Peacock Praying Mantis (Pseudempusa pinnapavonis)

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Peacock Praying Mantis
Pseudempusa pinnapavonis
Peacock Praying Mantis (Pseudempusa pinnapavonis)
Name Peacock Praying Mantis
Name Lat. Pseudempusa pinnapavonis
Family Deroplatyid Mantises
Family lat. Deroplatyidae
Order Praying Mantids
Order lat. Mantodea
Origin Southeast Asia
Habitat Shrubland
Diet Flying insects
Humidity 50-70 %
Behavior Predatory
Keeping Individual
Care Level Moderate
Housing Semi-humid terrarium
Breeding Moderately difficult
Life Span 10-12 months
Protection No
Metric Units
Size 7-10 cm
Temperature Day 25-30 °C
Temperature Night 20-22 °C
Housing Size 30 x 30 x 50 cm
US Units
Size 2.8"-4"
Temperature Day 77-86 °F
Temperature Night 68-72 °F
Housing Size 10" x 10" x 20"

Distribution and habitat

The range of the diurnal peacock feathered praying mantis extends from Myanmar to Thailand and Malaysia. They inhabit open landscapes with trees, shrubs and bushes, where they live well camouflaged in the branches


For a female an insectarium of 30 x 30 x 50 cm (L x W x H), for a group of up to 5 males 40 x 40 x 60 cm, can be recommended as a guideline. An insectarium with a cover made of gauze or a fine metal grid is best suited, which should be placed in a quiet, place without sunlight.

You will need an insectarium not too densely structured with different climbing branches (hiding places, privacy screens) and pieces of bark with a cork back wall, as well as a small, shallow drinking vessel with water gel or a cotton trough. Artificial or live plants (e.g. Ficus pumila, Scindapsus aureus) can be used for decoration. The substrate of coconut fiber, vermiculite or sand-loam-peat mixture should always be kept slightly moist. Daily, preferably in the evening, the insectarium should be finely sprayed with water inside (humidity), but a rain or mist system is better. Waterlogging should be avoided at all costs.

Temp. day: 25-30 °C Temp. night: 20-22 °C Humidity: 50-70

The lighting duration should be 12 hrs. Light sources that also produce the necessary heat are ideal.


They are predatory and seize even larger prey, preferably flying insects, at lightning speed with their long tentacles. The food supply should consist of crickets, house crickets, flies (Drosophila, house flies) and grasshoppers, small butterflies, but also moths, etc. It is important to regularly add minerals and vitamins (e.g. by dusting the feeders). The quality of the feeders can be enhanced by feeding overripe fruit and honey water. A few days before, during and after molting, they refuse to eat. During molting, no predatory feeders (e.g. crickets) should remain in the insectarium, as during this time the animals are unprotected and may become prey themselves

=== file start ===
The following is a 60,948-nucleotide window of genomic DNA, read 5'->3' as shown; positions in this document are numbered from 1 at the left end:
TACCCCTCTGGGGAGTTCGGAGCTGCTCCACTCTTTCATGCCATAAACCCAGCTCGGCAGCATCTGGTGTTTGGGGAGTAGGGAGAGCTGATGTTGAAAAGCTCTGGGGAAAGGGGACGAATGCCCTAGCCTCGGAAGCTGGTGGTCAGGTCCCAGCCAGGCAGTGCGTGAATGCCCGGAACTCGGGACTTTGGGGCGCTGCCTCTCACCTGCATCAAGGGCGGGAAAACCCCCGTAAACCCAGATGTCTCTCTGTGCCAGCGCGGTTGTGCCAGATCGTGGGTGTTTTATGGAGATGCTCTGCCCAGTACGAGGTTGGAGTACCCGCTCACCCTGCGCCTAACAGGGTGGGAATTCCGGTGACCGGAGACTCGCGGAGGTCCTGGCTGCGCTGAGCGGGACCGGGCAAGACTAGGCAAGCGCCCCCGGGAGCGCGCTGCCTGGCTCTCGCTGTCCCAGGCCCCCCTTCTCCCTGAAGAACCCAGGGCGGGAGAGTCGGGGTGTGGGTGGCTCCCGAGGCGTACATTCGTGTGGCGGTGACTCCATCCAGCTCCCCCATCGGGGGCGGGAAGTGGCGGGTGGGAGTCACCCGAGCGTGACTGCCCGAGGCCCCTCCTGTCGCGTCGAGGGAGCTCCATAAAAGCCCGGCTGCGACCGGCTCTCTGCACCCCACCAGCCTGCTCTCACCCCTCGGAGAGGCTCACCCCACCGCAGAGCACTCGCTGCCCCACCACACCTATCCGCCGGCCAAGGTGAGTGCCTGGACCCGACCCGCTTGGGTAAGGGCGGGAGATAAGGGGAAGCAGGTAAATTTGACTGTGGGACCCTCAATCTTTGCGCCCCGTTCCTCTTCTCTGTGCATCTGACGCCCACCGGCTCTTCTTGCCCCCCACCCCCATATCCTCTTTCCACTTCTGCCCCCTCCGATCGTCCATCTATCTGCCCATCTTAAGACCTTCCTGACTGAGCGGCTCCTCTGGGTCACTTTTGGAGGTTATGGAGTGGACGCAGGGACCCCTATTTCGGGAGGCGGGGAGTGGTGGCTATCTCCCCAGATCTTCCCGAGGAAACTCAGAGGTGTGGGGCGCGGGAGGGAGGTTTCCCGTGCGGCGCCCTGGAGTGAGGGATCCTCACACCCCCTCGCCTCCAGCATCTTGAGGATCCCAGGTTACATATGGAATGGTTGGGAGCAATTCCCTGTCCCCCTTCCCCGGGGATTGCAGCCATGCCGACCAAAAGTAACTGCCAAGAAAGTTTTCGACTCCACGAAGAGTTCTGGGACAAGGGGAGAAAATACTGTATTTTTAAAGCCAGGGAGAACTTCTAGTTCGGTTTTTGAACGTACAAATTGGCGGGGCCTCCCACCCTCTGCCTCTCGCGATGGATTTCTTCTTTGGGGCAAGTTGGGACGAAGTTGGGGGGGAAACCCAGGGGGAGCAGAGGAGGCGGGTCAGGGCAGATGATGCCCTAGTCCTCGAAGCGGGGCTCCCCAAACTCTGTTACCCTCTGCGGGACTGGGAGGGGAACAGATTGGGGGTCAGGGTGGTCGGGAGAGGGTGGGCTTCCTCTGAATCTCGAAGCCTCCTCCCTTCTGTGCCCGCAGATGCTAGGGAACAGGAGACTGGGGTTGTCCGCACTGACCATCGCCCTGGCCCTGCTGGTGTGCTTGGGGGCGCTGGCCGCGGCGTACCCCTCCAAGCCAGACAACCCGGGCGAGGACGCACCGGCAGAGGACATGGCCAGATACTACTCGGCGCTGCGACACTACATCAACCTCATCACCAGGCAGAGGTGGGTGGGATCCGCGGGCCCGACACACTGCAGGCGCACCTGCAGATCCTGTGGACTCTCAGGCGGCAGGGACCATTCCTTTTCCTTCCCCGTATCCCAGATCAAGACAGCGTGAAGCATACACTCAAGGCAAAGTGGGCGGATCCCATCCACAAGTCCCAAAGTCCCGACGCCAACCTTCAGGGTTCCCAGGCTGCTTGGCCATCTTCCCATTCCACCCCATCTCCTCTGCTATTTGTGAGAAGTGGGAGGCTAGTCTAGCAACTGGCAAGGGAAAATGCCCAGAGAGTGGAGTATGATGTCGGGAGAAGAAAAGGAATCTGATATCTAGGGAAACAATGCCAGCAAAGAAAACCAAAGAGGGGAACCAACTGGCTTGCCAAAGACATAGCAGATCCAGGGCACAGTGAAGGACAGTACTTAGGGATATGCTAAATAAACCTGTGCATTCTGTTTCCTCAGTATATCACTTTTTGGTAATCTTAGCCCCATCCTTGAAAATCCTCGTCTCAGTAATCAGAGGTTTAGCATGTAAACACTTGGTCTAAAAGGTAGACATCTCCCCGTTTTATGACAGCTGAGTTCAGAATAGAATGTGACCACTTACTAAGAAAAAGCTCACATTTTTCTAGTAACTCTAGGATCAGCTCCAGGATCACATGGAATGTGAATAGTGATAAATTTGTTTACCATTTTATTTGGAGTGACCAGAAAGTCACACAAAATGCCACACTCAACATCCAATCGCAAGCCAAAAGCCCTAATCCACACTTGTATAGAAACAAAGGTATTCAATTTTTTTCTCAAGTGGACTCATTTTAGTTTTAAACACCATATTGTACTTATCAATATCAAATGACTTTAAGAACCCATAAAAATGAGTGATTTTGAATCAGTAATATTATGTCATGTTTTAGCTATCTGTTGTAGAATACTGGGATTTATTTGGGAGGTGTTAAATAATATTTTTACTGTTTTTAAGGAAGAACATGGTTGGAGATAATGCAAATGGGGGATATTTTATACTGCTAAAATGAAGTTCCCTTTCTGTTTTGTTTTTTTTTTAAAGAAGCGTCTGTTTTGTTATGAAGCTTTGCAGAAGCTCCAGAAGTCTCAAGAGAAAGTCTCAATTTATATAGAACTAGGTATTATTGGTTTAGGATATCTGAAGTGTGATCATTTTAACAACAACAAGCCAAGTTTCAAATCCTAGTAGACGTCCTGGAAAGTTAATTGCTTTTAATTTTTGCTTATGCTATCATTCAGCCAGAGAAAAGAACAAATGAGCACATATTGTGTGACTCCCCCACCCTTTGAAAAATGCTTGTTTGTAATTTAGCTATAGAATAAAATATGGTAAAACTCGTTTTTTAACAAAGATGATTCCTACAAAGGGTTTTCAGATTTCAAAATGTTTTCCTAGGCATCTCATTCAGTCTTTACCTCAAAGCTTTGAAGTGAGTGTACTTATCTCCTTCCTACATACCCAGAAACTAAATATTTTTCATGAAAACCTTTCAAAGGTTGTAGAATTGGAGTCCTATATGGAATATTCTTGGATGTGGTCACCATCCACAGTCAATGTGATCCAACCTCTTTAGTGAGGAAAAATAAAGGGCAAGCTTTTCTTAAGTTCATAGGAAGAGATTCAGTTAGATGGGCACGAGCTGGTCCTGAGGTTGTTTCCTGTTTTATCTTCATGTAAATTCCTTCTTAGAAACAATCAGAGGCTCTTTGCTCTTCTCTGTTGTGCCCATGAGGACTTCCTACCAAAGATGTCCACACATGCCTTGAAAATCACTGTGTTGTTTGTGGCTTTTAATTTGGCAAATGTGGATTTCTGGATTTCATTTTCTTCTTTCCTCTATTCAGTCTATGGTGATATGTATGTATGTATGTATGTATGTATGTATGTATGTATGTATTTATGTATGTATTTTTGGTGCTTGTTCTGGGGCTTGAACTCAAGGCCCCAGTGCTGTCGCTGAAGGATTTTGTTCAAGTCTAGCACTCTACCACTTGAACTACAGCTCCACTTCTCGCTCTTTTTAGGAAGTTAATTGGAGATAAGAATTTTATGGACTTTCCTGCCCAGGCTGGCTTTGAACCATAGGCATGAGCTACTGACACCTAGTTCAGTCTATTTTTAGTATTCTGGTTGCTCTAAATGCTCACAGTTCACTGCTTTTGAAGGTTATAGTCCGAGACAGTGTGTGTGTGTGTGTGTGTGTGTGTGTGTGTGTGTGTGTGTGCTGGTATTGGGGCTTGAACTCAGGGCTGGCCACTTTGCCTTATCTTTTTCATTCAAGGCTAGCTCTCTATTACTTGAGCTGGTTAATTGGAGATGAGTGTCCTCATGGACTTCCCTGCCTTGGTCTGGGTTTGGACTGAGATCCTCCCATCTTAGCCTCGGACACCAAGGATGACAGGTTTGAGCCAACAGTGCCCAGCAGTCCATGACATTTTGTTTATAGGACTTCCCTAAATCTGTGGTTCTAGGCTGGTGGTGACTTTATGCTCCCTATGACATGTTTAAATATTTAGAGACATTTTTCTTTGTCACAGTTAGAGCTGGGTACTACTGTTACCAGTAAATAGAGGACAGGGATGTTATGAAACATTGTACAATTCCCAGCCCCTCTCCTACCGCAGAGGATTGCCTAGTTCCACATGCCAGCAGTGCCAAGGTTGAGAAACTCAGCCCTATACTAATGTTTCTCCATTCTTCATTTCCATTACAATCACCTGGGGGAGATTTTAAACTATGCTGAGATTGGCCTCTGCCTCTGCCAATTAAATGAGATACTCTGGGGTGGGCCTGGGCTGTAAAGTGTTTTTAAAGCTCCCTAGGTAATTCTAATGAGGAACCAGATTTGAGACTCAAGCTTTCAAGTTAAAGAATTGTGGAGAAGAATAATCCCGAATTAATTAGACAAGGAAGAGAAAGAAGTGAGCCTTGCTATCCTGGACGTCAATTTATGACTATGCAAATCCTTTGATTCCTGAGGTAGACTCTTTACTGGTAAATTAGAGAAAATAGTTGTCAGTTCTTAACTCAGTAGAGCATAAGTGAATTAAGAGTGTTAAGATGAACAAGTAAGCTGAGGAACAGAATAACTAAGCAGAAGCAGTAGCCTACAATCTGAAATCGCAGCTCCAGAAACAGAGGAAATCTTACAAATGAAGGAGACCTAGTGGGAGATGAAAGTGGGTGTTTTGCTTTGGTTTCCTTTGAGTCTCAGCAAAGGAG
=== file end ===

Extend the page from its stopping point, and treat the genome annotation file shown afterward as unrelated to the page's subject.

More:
A varied diet promotes health and prevents deficiency symptoms.

Reproduction and breeding

Adult females are larger than males. Males have a black spot under the tentacles, females have a red one.

After mating, the female lays the first egg package (ootheca) after about 20 days. At intervals of about one month, 2 more oothecae may follow. Usually about 100 nymphs hatch. They should be fed immediately with small fruit flies or microhermits, so that they do not eat each other (cannibalism).

After imaginal molting, females are ready to mate after about 4 weeks, males after about 2 weeks. After that, females live for more than 12 months, males for about 10 months.


Prior to mating, a large food animal should be offered to the female to reduce the risk of her eating the male. It is recommended to keep females singly.

They have very good camouflage due to their body shape and coloration, and their often prolonged immobility, and are very similar to a branch (branch mimesis). When threatened, they show the brightly colored inside of their wings.

For molting, they often hang upside down in the branches or on the lattice cover and slide out of their old shell. Therefore, they need at least one body length of free space below them.

Before purchasing, an insectarium should be prepared that meets the species-specific needs. Good ventilation without drafts is necessary, as well as equipment for measuring temperature and humidity. The lighting must correspond to the day-night rhythm appropriate for the species and must be installed in such a way that the animals cannot injure themselves. The insectarium should be locked in such a way that neither unauthorized persons can open it nor the animals can escape. Special attention must be paid to thorough hygiene and contamination must be removed regularly.

Further literature can be found in your pet store.


Text: petdata; Image: Franz Lowak

Source: ENGELMAN & LANGE (2011): Zootierhaltung - Tiere in menschlicher Obhut: Wirbellose, Verlag Harri Deutsch; HENKEL & SCHMIDT (2010): Taschenatlas Wirbellose für das Terrarium, Verlag Ulmer